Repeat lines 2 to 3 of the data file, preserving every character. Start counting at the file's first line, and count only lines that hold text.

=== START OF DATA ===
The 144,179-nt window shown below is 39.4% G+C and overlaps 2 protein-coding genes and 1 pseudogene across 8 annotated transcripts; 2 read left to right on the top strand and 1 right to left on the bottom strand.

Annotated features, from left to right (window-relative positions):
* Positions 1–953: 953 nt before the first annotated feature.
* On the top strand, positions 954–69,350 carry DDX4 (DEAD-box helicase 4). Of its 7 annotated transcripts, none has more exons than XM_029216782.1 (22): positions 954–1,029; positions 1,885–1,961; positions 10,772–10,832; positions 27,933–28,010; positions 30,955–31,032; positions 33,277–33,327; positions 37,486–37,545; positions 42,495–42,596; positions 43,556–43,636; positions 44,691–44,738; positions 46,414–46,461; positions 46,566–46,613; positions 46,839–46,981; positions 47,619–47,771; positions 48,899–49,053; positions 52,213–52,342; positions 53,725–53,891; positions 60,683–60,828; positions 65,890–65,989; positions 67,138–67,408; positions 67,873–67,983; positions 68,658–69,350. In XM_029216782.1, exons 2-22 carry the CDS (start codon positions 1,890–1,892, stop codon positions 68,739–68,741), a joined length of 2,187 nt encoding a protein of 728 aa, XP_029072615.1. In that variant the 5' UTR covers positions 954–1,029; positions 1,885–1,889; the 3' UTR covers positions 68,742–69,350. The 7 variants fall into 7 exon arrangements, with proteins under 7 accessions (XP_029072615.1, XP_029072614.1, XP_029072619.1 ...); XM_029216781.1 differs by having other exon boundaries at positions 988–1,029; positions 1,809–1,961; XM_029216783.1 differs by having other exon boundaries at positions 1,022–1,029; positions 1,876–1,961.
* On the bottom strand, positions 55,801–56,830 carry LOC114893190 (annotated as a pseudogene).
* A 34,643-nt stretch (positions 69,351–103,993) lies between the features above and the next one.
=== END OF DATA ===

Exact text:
Annotated features, from left to right (window-relative positions):
* Positions 1–953: 953 nt before the first annotated feature.